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2021 Broiler outlook update: Waning COVID impacts support the sector

May 26, 2021
4 min read

This is the first of three quarterly updates to our 2021 outlook for Canada’s broiler sector published in January. Over the last few weeks, we’ve updated our outlooks for grains, oilseeds, and pulses, dairy and cattle and hog sectors.

Feed prices continue to dominate as a major story in our May update. But, the bigger story may be the waning influence of COVID-related production and consumption declines that was the number one impact in 2020. The resumption of demand more in line with pre-pandemic levels will be what’s needed to boost stability in the sector’s profitability. It may not reach those levels during this outlook period, but consumption is likely to soon start, moving in the right direction. A possible damper on industry revenues is the increased imports of chicken into Canada made possible under CUSMA and CPTPP. However, for the time being, imports are both expensive and hard to source, and chicken is likely to remain competitively priced relative to beef and pork in the domestic market.

Table 1: May estimates show average broiler feed costs have risen sharply since January

Chart showing that May estimates show average broiler feed costs have risen sharply since January.

Sources: Calculations by FCC based upon Chicken Farmers of Ontario farm-gate minimum live price estimates, and British Columbia Chicken Marketing Board cost of production formulae comparison, CME futures, Statistics Canada and USDA.

Sector continues to fight mounting feed cost pressures

In January, we noted rising feed costs as a trend to monitor throughout 2021. That hasn’t gone away, and if anything, Ontario corn prices have increased and are expected to rise even higher over the next three months (Table 1). While there may be a break in soymeal prices, the overall Eastern broiler feed price is forecast considerably higher in 2021 than the five-year average. That’s true in the west too, where the two main sources of feed are both expected to be well over the five-year average.

Rising feed prices are an issue, but broilers are a sector perhaps better situated than beef or hogs to accommodate them, given the broiler price is adjusted according to a feed price index. Therefore, with profitability tied to overall production levels (themselves a function of demand), we expect to see profits moving in the right direction during the outlook period as demand increases, prompting gains in production.

That said, the next forecasts of the respective sizes of the South and North American crops and China’s seemingly insatiable appetite for feed imports will each bear weight in shifting these feed costs further, either in a supportive or pressuring role.

As COVID’s hold on foodservice demand weakens, broiler production can resume growth

Ongoing success in Canada’s vaccine rollout, a possible reprise from COVID infections during the warmer months ahead, the gradual resumption of more typical food trends and the upcoming barbeque season all suggest a brighter demand outlook for chicken in the next three months. Production allocations over this period suggest growth of at least 10% in each month. Frozen stocks remained high in April relative to 2020 and 2019 levels.

Three things will support short-term profitability as we wait for demand to pick up:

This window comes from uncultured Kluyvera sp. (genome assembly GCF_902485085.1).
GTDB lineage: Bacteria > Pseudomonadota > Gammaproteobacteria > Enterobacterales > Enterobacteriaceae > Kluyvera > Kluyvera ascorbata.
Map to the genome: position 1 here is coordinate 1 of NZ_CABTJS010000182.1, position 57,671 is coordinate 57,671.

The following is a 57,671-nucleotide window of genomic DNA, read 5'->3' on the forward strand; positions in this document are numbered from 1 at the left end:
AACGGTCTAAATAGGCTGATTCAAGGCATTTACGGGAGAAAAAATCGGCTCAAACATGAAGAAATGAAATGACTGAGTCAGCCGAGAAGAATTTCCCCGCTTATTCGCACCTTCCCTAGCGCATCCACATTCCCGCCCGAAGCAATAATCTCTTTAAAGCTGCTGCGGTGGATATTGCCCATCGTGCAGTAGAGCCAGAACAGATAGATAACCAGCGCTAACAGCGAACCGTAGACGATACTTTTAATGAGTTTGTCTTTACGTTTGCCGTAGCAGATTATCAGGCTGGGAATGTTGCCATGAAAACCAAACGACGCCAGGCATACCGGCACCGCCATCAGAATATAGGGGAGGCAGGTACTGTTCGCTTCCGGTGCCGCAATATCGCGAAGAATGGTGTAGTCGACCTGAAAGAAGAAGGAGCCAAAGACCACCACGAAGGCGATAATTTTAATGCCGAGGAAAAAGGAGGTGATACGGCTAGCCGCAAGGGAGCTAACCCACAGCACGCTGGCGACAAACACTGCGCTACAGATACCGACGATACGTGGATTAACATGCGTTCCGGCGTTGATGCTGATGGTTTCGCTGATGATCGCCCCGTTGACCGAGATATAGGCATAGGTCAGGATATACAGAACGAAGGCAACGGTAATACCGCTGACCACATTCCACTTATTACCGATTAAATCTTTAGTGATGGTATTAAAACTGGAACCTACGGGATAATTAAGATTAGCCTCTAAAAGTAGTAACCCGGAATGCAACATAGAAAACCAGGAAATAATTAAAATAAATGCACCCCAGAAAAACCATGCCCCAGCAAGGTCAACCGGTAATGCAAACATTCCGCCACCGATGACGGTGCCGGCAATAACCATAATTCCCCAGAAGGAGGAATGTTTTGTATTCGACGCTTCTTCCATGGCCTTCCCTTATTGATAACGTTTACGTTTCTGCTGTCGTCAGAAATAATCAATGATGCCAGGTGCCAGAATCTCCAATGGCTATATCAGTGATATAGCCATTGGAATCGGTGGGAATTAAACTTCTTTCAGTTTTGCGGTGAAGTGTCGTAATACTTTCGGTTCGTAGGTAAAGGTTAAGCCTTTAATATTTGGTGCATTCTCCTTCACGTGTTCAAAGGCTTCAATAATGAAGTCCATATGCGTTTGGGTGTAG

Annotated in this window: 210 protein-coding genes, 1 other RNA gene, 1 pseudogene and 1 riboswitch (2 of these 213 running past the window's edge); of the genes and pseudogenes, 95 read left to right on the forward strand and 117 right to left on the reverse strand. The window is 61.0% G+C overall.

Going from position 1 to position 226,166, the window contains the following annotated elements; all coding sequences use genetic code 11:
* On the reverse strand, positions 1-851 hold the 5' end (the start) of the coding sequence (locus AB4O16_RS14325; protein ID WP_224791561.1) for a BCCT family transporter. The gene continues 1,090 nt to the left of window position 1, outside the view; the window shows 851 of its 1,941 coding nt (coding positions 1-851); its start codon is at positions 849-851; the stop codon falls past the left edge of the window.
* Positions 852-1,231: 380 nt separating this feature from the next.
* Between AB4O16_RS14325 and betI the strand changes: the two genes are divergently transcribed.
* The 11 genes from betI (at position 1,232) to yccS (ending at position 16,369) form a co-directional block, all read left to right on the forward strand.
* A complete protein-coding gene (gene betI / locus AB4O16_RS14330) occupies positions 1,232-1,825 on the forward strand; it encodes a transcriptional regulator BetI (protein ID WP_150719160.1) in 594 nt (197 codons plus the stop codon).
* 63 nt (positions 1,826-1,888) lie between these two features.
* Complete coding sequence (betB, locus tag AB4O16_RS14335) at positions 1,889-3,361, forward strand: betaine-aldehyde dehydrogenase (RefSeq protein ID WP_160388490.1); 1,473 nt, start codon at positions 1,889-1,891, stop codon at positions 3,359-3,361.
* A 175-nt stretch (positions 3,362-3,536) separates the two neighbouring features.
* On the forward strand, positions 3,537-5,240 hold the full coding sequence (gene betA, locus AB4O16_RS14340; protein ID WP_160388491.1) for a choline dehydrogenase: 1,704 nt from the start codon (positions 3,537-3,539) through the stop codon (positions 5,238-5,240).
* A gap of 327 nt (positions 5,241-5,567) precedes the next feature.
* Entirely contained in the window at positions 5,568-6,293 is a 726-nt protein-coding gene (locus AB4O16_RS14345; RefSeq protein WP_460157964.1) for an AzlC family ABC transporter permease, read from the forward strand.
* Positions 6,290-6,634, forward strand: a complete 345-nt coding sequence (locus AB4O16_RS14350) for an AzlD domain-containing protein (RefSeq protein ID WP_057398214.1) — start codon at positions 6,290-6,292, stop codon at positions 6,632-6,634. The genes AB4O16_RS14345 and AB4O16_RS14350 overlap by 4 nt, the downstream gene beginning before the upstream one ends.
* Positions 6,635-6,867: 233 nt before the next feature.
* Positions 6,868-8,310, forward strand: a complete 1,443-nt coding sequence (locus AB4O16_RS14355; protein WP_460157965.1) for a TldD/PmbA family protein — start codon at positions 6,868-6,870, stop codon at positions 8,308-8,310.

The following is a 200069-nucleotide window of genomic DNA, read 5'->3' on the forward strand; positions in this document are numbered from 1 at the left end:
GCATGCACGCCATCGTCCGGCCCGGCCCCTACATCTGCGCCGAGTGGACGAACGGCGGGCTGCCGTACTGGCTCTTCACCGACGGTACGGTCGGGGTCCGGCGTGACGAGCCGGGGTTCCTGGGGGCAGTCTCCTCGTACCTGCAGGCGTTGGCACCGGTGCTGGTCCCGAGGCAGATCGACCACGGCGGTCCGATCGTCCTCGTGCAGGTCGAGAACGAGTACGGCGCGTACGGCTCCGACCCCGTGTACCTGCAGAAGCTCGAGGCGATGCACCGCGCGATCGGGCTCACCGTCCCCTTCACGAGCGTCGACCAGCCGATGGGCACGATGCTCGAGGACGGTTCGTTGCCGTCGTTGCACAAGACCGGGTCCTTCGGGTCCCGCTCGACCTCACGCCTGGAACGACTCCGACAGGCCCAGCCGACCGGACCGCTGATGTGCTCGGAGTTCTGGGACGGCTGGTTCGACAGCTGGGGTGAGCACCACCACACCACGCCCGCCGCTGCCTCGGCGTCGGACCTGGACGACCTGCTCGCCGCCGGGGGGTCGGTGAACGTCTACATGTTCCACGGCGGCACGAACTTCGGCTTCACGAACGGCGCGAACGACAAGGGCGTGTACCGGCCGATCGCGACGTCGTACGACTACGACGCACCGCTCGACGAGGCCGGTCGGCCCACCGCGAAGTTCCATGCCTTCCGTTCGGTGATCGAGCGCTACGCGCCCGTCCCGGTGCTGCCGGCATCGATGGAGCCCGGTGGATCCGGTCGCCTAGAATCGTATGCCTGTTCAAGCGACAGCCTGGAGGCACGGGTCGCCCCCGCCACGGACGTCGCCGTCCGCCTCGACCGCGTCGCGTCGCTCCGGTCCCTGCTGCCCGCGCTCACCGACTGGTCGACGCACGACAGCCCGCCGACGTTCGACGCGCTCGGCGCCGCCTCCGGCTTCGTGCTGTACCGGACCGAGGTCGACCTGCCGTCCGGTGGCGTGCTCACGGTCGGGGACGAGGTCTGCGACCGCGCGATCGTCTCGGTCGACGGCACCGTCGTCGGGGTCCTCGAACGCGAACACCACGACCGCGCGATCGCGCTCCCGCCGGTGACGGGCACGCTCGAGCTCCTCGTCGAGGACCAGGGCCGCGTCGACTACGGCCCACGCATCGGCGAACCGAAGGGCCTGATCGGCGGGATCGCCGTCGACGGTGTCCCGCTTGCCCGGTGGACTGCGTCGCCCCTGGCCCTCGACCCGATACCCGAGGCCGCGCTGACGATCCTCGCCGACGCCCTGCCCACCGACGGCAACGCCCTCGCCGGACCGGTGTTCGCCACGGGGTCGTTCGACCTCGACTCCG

1. While production in the first quarter of 2021 was down year-over-year, it was only slightly below 2020 Q1 which showed tremendous growth.

  2. Demand expansion should lead to production growth in the second half of 2021.

  3. Not even the greater access to Canadian markets granted to the U.S. and elsewhere will likely impact the sector in the next three months. Logistical and other delays in procuring offshore supply are currently making imports economically unviable despite a strong loonie.

Better pricing the best way to boost demand

The re-opening of foodservice sectors will be critical to see the notable demand growth needed to recover. But demand for chicken can perhaps best benefit in the old school way: from any relative price advantage it may hold in Canadian retail spaces. Chicken prices rose more compared to both beef and pork in April, the first time it has done so in more than a year (Figure 1).

Figure 1: Tight production growth supports retail prices for chicken

Chart showing tight production growth supports retail prices for chicken.

Source: Statistics Canada

That was due to several cuts that have done very well at the grocery store. Growth in both breast and wing prices is exceptionally strong, as any demand must be met almost exclusively by Canadian producers. Even still, while their growth has recently been noteworthy and underlying the inflationary data in Figure 1, April breast prices were roughly on par with the 2015-2019 average. It’s still the most competitively priced of the three main meat choices. The expected inflationary pressures on the price of cattle and hogs and on the beef and pork cutout value should make chicken relatively affordable over the summer.

Martha Roberts

Economics Editor

Martha joined the Economics team in 2013, focusing on research insights about risk and success factors for agricultural producers and agri-businesses. She has 25 years’ experience conducting and communicating quantitative and qualitative research results to industry experts. Martha holds a Master of Sociology degree from Queen’s University in Kingston, Ontario and a Master of Fine Arts degree in non-fiction writing from the University of King’s College.